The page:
We know it doesn't look like...
We know it doesn't look like much now, but it's a numbers-matching '69 Super Bee. When we finish it, two things will be certain: It will be cool, and someone will win it.
Writing for a car magazine can be a very rewarding career. Though none of us will get rich from the pay, our jobs are very satisfying in other ways. Giving someone an award at a car show, or telling them their pride and joy will be featured in our magazine are just two examples of how we are able to bring pleasure to members of the automotive enthusiast community. And getting paid to wrench on some pretty cool cars is a side benefit as well. So when the folks at Timber Wolf Smokeless Tobacco approached us about building a car for them to give away, we jumped at the chance. What better way to give a little back to the Mopar community than to build a cool car and give it away . . . quite likely to someone reading this magazine.
Since the people at Timber Wolf said they wanted the car to be a Dodge Super Bee, preferably a 1969, we simply chose to look for the type of car they requested. Sounds easy, right? Not so fast, while there were several '69 Super Bees on the market at the time we were looking, we had specific criteria in mind when it came to finding a car to build. Since our time is limited for this build, the car couldn't be so rough as to need major sheetmetal replacement, and since we do have a limited budget, it also couldn't be in such good shape that buying it would break the bank. What we wanted was a solid car that we could build, but not a car that was already finished. Since the value of the end product should always be considered when building a car, we also wanted the car to be a complete, numbers-matching unit.
After looking at several cars, from basket cases to finished drivers, we found the car you see here. Though externally, this Super Bee appears neglected and somewhat rough, it is a solid car with nearly all its original sheetmetal intact. Better yet, the engine is the original unit; the car is nearly unmolested, runs and drives, and has had only one paint job since new. All in all, this is a great foundation to build from, and while it is a base model Super Bee, don't worry. We're already formulating a plan to make this an awesome-looking, fast, and drivable hot rod that someone will be proud to own.
Once we got the car back to...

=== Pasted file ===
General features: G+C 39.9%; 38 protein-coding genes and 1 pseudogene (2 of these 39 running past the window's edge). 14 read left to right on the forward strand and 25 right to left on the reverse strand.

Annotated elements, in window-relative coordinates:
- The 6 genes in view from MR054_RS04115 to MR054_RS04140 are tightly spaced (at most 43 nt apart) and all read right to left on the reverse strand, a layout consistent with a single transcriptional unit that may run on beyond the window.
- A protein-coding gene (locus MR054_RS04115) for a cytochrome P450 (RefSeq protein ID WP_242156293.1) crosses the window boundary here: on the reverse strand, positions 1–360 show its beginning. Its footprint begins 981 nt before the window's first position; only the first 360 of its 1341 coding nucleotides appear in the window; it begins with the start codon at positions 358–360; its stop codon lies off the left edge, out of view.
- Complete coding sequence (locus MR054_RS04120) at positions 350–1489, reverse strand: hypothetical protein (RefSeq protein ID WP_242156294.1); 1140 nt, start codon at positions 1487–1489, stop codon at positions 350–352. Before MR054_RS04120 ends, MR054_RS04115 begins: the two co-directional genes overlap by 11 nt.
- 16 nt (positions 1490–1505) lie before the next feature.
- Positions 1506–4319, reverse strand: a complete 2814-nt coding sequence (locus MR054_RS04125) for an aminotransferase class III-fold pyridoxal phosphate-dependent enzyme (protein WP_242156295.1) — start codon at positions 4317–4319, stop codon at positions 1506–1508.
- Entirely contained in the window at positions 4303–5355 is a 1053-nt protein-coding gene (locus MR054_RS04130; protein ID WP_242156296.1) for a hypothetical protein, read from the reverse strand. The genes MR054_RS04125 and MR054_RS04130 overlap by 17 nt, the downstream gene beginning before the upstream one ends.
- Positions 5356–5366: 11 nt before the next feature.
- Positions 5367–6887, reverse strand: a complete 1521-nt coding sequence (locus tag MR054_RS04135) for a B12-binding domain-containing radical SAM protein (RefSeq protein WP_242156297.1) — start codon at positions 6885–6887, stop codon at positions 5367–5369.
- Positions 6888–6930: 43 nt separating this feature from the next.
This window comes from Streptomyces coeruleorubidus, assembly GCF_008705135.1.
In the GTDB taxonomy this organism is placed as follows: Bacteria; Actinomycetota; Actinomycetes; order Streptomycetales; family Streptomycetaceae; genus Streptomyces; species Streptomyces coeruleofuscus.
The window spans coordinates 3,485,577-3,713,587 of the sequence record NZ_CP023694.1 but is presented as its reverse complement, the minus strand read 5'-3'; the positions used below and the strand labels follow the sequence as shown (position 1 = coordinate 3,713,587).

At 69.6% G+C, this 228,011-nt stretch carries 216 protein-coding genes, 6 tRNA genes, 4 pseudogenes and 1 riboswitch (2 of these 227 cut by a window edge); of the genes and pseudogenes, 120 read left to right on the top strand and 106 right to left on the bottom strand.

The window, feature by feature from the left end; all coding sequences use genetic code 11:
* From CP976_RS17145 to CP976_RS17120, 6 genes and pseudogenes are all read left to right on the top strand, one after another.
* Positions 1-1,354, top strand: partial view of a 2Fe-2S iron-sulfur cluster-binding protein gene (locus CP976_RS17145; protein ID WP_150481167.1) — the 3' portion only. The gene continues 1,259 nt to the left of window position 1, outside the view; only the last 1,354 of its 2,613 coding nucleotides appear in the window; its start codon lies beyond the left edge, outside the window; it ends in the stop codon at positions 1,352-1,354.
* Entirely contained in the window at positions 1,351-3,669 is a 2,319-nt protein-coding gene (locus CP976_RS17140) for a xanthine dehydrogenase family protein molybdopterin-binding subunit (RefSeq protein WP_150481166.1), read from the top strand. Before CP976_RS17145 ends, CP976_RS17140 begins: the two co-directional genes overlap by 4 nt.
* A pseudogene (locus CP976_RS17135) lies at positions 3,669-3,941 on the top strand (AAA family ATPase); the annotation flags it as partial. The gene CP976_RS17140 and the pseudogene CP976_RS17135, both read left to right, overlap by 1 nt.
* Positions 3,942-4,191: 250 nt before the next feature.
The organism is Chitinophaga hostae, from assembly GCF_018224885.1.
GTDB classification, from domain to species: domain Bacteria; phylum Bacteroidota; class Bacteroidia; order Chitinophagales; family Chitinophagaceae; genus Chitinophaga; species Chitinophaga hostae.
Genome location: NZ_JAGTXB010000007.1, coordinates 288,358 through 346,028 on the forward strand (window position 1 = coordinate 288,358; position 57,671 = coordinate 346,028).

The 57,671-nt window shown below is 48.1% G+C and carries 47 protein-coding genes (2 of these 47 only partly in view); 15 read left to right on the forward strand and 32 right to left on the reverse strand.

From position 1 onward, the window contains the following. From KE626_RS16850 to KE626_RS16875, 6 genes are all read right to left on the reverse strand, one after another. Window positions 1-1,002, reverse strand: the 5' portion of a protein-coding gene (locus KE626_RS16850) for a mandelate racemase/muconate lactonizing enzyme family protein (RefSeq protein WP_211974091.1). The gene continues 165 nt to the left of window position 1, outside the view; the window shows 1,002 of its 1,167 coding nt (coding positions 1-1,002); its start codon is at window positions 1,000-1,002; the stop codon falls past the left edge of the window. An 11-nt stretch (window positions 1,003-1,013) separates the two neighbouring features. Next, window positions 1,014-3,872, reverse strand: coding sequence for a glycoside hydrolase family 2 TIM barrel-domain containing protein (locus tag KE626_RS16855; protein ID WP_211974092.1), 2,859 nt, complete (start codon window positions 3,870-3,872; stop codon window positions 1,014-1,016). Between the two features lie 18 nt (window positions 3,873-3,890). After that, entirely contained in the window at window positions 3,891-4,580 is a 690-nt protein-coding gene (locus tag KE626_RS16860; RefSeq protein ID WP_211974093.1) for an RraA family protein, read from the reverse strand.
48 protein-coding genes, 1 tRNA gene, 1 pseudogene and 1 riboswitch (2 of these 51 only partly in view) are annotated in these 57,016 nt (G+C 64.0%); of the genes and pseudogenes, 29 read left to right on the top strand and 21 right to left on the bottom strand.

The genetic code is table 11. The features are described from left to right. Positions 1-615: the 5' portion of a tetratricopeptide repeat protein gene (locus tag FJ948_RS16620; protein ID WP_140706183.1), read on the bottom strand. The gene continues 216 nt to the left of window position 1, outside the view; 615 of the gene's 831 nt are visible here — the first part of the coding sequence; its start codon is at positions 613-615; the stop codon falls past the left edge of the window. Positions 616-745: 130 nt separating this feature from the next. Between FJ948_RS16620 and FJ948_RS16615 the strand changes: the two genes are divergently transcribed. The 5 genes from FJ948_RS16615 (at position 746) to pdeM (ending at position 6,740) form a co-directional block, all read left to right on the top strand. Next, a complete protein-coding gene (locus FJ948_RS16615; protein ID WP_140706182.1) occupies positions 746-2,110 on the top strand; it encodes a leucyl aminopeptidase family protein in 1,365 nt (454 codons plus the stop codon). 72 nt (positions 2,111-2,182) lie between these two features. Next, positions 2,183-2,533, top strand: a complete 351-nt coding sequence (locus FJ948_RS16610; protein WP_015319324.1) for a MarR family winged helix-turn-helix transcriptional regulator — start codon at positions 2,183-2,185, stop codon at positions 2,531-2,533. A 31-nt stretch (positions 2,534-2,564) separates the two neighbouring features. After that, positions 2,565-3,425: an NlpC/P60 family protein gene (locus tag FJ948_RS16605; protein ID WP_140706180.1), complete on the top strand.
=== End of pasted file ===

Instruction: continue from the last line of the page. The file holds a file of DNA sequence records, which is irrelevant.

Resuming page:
Once we got the car back to the shop, we put it on the lift to evaluate what we had to work with. Though somewhat neglected, this is a solid car with most of its factory sheetmetal intact.
Externally, our plans are pretty simple. Since the '69 Super Bee has a classic, muscular look, we won't be detracting from it with any added-on components. Instead, we'll enlist our friends at J.D.'s Paint and Body to do what they do best-make the body panels super-straight and apply multiple coats of base/clear for a stunning paint job. Although this car came from the factory wearing a dark green color, we're leaning toward yellow with black accents for the makeover. The contrast of black on yellow is eye catching and fits the "Bee" theme of the car nicely. Outside of paint, aftermarket wheels and tires will be the only external change we perform on the Timber Wolf Super Bee.
The car's interior will also be reconditioned, but will remain stock appearing. We haven't ruled out a few upgrades, such as a good set of gauges and aftermarket air conditioning, but we don't want to stray too far from the "bare bones muscle" platform on which Chrysler originally designed the Super Bee.
A musclecar should have plenty of muscle, so we'll go through the factory 383 big-block and make plenty of upgrades along the way. We'll definitely be boosting performance with an aftermarket cam, headers, intake, and carburetor, and we haven't ruled out a cylinder head upgrade as well. Of course, a looser converter will be in order, and we'll freshen up the TorqueFlite with new internals and a shift kit. Since these upgrades will certainly improve the acceleration of our Bee, we'll ensure the car handles and stops safely by installing new suspension components where needed and replacing the drum brakes with a four-wheel disc conversion from Master Power Brakes.
Follow along as we cover the build of the Timber Wolf car until completion in upcoming issues of Mopar Muscle. When finished, this car will be one that any enthusiast would be proud to own, so be sure to enter the contest and maybe it will end up parked in your garage.
We're a long way from finished, but we feel like we've gotten a good start on our project car by stripping it and getting it to the body shop. Be sure to follow along in future issues of Mopar Muscle as we transform this Super Bee into a great looking street/strip machine.
The rubber brake lines look...
The rubber brake lines look like the originals, so we'll replace them when we install our Master Power four-wheel disc brakes. The suspension will also be thoroughly checked and get new components where needed.
Electrical tape holding the...
Electrical tape holding the brake line to the rearend housing is one of several areas of questionable engineering we found on our project vehicle. These will all be addressed and corrected during our build.
Scraping 30-some years of...
Scraping 30-some years of road grime from the rearend center section revealed it was the desirable "489" case-definitely a good foundation to start with.